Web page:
Bai then asked the worker in Mandarin whether she had a brain. The worker's bra strap broke from being dragged over to the closet.

Around May to June 2020, Bai punched the worker several times over matters related to how the worker was doing laundry.

When the victim said that she wanted to stop working for Bai's family, Bai told her to pack her bags and pushed her into a storeroom. The worker hit her head against the wall as she was being shoved.  

On Oct 27 that same year, she dropped a container of water onto the ground. When Bai questioned her, she denied doing so out of fear, which led Bai to slap her.

Bai also told the worker that the floor was “filled with pesticide” and that her infant son might consume pesticide if the container made contact with the ground, Deputy Public Prosecutor (DPP) Claire Poh told the court.


Bai’s acts culminated in a final assault on Nov 6, 2020.

The worker had a stomachache and went to see a doctor. Bai told her to stay on the fourth-floor flat instead because she was concerned that her son might catch an illness from her. 

The next day, Bai and her husband asked the victim to return to the second-floor flat but she sat on the floor of the living room and refused to move, saying that she did not want to work for Bai any longer.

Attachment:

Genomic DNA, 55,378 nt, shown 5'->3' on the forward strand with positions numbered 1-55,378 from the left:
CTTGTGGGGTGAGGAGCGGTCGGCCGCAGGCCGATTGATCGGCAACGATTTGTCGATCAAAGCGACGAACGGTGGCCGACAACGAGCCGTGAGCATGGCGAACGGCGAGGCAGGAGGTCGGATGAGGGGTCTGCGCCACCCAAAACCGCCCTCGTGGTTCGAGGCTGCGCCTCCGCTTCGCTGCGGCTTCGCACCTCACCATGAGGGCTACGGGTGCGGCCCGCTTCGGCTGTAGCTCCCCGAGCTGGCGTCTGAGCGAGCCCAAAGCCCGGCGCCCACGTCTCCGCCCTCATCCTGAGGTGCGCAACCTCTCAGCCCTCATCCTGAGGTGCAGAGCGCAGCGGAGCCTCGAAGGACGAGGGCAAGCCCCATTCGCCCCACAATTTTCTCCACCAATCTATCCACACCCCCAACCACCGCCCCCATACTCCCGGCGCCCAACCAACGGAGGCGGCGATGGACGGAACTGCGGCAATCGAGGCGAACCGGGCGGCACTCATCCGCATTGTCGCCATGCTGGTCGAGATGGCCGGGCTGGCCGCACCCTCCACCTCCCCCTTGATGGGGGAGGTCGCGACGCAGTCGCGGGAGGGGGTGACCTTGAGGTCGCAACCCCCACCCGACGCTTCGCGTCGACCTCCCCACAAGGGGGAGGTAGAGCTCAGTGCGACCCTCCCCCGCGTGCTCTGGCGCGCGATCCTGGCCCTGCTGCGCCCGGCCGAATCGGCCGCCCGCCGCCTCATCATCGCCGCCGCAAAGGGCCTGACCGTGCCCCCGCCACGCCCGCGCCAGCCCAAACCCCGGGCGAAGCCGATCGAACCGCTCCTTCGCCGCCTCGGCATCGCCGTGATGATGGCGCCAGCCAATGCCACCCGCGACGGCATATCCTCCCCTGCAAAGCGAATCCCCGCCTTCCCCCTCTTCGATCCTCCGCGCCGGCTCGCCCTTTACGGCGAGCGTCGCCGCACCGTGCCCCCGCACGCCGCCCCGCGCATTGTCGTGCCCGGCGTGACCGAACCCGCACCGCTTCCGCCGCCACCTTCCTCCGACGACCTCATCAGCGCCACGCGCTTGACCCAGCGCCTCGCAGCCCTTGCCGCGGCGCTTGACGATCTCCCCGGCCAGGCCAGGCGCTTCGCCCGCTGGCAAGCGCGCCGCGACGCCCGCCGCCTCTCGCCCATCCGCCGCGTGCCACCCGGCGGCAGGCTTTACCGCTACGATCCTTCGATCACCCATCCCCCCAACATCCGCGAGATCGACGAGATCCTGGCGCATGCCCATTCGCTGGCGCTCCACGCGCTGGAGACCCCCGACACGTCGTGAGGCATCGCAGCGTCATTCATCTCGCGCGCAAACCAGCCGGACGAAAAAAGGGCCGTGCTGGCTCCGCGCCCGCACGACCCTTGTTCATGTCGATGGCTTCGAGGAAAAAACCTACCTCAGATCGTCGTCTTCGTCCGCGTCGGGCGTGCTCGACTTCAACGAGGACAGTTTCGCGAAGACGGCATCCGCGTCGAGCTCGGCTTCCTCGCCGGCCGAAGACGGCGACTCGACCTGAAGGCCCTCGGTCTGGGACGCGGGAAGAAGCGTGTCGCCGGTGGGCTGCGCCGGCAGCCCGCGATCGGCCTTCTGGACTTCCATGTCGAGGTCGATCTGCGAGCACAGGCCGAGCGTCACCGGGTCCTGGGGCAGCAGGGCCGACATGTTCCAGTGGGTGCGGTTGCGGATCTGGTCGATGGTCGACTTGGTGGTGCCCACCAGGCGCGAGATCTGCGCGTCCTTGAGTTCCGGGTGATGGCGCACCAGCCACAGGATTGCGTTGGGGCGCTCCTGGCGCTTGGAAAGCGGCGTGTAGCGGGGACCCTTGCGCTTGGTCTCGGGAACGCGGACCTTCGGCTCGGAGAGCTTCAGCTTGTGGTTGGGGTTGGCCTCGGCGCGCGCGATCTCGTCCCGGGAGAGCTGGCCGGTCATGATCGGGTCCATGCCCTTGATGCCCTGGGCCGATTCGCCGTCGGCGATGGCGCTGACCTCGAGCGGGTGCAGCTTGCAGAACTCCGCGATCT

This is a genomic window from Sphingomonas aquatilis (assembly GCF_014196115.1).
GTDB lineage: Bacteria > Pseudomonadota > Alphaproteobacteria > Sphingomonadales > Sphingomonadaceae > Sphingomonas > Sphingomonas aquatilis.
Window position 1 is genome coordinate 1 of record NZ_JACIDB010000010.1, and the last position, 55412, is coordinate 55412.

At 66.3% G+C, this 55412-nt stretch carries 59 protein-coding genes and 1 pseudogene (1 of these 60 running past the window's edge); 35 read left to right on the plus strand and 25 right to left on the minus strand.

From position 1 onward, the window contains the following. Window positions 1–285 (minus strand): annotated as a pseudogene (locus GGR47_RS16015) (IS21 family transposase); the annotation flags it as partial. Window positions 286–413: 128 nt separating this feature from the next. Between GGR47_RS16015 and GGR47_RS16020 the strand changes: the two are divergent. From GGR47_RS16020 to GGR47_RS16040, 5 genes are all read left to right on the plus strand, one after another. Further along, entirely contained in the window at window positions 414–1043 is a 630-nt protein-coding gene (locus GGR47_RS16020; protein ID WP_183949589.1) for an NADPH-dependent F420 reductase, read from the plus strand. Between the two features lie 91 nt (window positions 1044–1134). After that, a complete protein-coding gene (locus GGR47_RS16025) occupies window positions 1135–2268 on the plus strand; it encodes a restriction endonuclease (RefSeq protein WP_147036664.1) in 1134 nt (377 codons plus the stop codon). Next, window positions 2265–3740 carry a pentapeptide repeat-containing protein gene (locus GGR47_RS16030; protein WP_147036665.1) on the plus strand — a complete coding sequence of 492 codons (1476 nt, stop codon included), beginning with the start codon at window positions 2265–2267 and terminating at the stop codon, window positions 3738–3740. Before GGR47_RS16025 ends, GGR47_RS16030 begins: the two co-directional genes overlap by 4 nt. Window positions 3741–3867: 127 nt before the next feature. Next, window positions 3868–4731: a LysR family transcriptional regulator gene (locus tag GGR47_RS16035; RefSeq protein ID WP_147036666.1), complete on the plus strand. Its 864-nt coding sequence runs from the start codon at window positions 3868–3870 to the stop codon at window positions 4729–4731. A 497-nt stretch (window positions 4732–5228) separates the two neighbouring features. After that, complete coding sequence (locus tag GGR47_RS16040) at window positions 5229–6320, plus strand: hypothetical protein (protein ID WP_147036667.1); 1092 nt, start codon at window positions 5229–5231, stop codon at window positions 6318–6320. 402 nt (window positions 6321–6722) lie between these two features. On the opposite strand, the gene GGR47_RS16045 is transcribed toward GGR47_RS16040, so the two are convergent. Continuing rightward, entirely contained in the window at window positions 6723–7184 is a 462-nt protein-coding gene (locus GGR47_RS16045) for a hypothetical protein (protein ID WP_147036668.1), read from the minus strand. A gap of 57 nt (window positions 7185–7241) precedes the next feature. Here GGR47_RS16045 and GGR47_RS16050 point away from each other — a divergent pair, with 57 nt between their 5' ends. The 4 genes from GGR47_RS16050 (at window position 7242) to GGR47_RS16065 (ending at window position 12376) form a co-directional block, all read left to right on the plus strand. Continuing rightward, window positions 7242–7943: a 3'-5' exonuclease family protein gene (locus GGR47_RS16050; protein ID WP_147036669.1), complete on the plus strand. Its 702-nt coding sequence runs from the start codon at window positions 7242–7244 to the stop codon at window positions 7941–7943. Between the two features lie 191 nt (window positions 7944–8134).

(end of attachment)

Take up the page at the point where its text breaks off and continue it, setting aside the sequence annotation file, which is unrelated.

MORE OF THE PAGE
The incident was partially captured by closed-circuit television (CCTV) cameras in the living room.

Bai started to rebuke the maid, accusing her of stealing items from the flat and telling her to call the police if she claimed that Bai had hit her.

The worker began crying. Bai then threatened to tell her agent about the alleged theft if she did not comply, which meant that the worker would have to return to Myanmar and not be able to work in Singapore.

The worker refused, saying that she wanted to call the agent herself, but Bai then repeatedly shouted at her to pack her things and leave the home. Bai and her mother tried to shove the victim out and started hitting and kicking her.

Chua tried to stop his wife as the worker lay on the ground crying and writhing for some time. Her lips were bleeding at this point from Bai’s kicks and blows.

Bai sat next to her and told her to “think about her children”. She also told Chua to lie to the agent about the injuries. 

She repeatedly asked her husband to call his sisters to delete the CCTV recordings of the incident, which he pretended to do. The agent arrived shortly after and took the victim to the hospital.

DPP Poh told the court that the victim is now fearful of loud noises, cries whenever she recalls the incident, and has a scar on her lower lip that she sees as a disfigurement.

The prosecutor, who pressed for the sentence that was eventually imposed, said that she took into account the fact that Bai has voluntarily compensated the worker with S$5,580. This was for her salary and injuries.

Bai’s lawyer Kevin Liew said that Bai's judgement was impaired by mental conditions — a major depressive episode and bipolar disorder. She had also shown “utmost contrition” and shaved her hair, while remanded, as a reminder to start anew, the defence counsel added.

Related topics

court crime maid abuse assault foreign domestic worker